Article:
miR17~92 is induced by c-Myc, and miR106b~25 is encoded within intron 13 of minichromosome maintenance complex component 7 (MCM7). These miR clusters share the same seed sequence on the target mRNAs, and are upregulated in HBV-related[100,104] and WHV-related HCCs. Known targets include various tumor suppressor genes such as PTEN, Rb, E2F1, SMAD7, and LKB1. Recent studies have shown that these two proto-oncogenic miRNA clusters are induced by HBV replication and also target the seed sequence found in 3’UTR of RNA helicase DDX5. Thus, HBV infection by increasing the expression of these miRNAs downregulates, among other proteins, the RNA helicase DDX5 [Figure 1]. RNA helicases, including DDX5, are involved in all aspects of RNA metabolism, from transcription, epigenetic regulation, and miRNA processing to mRNA splicing, decay, and translation[106,107]. Interestingly, DDX5 was shown to exert antiviral effects on HBV biosynthesis. DDX5 knockdown in HBV infected HepG2-NTCP cells increased viral transcription, while the silencing H3K27me3 modification associated with cccDNA was reduced. As described earlier [Figure 1], DDX5 interacts with PRC2, epigenetically regulating histone modifications, including modification of the viral minichromosome. Further studies are needed to determine the cellular context of this regulation, for example during the antiviral innate immune response. For the HBV infected hepatocyte, the consequence of DDX5 downregulation is that it imparts cancer stem cell-like properties. How DDX5 effects chromatin changes remains to be determined, likely involving interaction with noncoding RNAs, and interaction with epigenetic complexes such as PRC2[Figure 1]. Similarly, how DDX5 regulates stemness is incompletely understood. DDX5 has been shown to act as a roadblock of somatic cell reprogramming.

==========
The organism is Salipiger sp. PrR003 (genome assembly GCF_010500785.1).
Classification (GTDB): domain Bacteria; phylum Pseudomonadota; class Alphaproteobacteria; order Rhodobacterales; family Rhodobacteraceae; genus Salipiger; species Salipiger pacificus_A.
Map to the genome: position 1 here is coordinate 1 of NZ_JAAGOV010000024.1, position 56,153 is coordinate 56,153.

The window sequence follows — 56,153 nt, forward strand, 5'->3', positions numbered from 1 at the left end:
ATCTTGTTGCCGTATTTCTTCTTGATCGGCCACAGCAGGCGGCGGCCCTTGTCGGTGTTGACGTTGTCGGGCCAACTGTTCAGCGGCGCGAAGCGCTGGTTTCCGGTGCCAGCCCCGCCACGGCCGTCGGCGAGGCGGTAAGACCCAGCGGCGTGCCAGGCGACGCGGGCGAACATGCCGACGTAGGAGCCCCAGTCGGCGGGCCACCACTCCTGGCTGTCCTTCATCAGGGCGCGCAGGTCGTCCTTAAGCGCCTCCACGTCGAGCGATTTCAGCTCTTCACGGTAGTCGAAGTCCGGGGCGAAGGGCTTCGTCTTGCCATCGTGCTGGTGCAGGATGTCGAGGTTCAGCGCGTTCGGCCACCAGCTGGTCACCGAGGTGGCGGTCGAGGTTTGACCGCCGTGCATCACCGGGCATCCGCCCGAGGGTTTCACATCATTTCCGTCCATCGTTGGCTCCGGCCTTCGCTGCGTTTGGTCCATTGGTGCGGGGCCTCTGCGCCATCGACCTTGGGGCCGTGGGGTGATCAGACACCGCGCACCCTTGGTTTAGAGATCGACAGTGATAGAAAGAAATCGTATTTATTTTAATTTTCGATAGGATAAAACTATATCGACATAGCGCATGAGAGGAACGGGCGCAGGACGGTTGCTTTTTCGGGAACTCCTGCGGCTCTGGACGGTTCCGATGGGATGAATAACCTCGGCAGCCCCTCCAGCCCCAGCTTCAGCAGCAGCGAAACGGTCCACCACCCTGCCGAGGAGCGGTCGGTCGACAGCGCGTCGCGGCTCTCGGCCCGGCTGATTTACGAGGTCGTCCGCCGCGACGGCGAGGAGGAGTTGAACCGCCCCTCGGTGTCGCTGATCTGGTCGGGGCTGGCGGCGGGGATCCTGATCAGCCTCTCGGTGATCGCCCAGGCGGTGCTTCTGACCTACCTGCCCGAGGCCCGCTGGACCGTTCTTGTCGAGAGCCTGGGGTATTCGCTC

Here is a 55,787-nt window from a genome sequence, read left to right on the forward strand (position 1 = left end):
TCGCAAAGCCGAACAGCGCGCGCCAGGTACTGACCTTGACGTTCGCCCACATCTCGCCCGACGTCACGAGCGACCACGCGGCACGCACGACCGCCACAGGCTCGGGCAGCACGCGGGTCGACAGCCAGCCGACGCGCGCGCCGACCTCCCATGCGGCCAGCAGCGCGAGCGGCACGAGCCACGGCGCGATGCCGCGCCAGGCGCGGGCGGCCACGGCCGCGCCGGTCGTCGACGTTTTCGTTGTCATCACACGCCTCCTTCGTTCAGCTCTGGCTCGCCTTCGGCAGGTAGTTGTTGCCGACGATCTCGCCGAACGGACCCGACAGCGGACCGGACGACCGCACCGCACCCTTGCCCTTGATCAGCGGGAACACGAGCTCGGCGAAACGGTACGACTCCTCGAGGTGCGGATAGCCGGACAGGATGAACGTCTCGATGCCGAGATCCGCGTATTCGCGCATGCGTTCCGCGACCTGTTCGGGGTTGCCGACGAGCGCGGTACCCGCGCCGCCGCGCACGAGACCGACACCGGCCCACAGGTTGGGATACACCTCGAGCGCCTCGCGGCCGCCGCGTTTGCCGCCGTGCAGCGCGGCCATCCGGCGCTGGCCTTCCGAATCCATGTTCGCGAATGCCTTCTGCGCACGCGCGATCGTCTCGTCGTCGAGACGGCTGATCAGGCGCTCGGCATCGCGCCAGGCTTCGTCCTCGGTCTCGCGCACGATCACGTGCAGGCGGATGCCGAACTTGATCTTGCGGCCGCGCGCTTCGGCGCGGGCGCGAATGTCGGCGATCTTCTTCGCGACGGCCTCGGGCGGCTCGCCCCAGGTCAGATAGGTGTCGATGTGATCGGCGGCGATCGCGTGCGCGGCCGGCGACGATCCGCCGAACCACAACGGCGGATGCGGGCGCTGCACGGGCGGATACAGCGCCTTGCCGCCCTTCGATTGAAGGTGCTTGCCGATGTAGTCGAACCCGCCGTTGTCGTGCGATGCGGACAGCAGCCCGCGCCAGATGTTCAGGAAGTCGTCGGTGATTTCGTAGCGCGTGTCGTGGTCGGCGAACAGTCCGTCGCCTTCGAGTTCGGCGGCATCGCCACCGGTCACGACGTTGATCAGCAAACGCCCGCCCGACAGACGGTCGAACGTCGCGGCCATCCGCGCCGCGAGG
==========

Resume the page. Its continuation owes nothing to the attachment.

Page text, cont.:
On the basis of these functions of DDX5, restoring the protein level of DDX5 in chronically HBV infected hepatocytes could provide therapeutic benefit. Antagomirs (inhibitors) for miR106b~25 and miR17~92 to restore DDX5 will target multiple pathways important for HCC, namely inhibition of HBV replication/biosynthesis, rescue of tumor suppressor genes, and repression of Wnt signaling. Several miRNA-based therapeutic delivery strategies have reached clinical development, including lipid-based nanoparticle formulations. Hepatocyte-specific deliveries utilize miRNA-conjugation to cholesterol[111,112] and N-acetyl-glucosamine (GalNac), which exhibits high affinity for the asialoglycoprotein receptor expressed in hepatocytes[109,113]. Recent studies have also developed folate-linked miRNAs targeting folate receptor-overexpressing cancer cells. Our ongoing studies are investigating folate receptor expression in HBV-infected hepatocytes (Andrisani et al., unpublished results). Thus, several promising approaches are available to explore antagomir-mediated restoration of DDX5 in chronically infected HBV patients.